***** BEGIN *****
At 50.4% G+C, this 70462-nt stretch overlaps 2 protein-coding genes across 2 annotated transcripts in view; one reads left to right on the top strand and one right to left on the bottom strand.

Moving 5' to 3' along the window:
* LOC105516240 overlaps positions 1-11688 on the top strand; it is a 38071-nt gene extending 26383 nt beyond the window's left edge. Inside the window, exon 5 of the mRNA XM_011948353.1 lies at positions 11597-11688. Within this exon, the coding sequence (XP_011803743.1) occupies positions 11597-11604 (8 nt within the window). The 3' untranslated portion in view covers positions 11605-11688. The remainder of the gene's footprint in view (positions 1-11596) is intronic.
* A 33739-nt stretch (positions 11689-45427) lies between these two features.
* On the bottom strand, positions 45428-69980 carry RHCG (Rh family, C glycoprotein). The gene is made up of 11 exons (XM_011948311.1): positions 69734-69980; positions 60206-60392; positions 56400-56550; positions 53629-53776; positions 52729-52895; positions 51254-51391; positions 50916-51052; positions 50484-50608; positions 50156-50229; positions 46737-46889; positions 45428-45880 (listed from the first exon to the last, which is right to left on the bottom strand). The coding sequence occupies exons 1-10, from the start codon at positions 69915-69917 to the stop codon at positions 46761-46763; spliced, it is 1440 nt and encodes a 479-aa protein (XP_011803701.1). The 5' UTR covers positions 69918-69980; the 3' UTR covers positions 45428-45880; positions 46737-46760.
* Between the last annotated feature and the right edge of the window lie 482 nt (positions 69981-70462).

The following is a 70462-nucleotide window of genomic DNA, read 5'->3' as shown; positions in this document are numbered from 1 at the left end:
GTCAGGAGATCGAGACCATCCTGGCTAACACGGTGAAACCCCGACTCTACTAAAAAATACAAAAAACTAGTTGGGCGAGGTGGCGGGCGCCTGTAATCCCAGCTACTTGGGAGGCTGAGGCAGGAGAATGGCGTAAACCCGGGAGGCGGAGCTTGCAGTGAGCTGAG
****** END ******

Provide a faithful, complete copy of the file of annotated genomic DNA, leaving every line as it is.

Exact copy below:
At 50.4% G+C, this 70462-nt stretch overlaps 2 protein-coding genes across 2 annotated transcripts in view; one reads left to right on the top strand and one right to left on the bottom strand.

Moving 5' to 3' along the window:
* LOC105516240 overlaps positions 1-11688 on the top strand; it is a 38071-nt gene extending 26383 nt beyond the window's left edge. Inside the window, exon 5 of the mRNA XM_011948353.1 lies at positions 11597-11688. Within this exon, the coding sequence (XP_011803743.1) occupies positions 11597-11604 (8 nt within the window). The 3' untranslated portion in view covers positions 11605-11688. The remainder of the gene's footprint in view (positions 1-11596) is intronic.
* A 33739-nt stretch (positions 11689-45427) lies between these two features.
* On the bottom strand, positions 45428-69980 carry RHCG (Rh family, C glycoprotein). The gene is made up of 11 exons (XM_011948311.1): positions 69734-69980; positions 60206-60392; positions 56400-56550; positions 53629-53776; positions 52729-52895; positions 51254-51391; positions 50916-51052; positions 50484-50608; positions 50156-50229; positions 46737-46889; positions 45428-45880 (listed from the first exon to the last, which is right to left on the bottom strand). The coding sequence occupies exons 1-10, from the start codon at positions 69915-69917 to the stop codon at positions 46761-46763; spliced, it is 1440 nt and encodes a 479-aa protein (XP_011803701.1). The 5' UTR covers positions 69918-69980; the 3' UTR covers positions 45428-45880; positions 46737-46760.
* Between the last annotated feature and the right edge of the window lie 482 nt (positions 69981-70462).

The following is a 70462-nucleotide window of genomic DNA, read 5'->3' as shown; positions in this document are numbered from 1 at the left end:
GTCAGGAGATCGAGACCATCCTGGCTAACACGGTGAAACCCCGACTCTACTAAAAAATACAAAAAACTAGTTGGGCGAGGTGGCGGGCGCCTGTAATCCCAGCTACTTGGGAGGCTGAGGCAGGAGAATGGCGTAAACCCGGGAGGCGGAGCTTGCAGTGAGCTGAG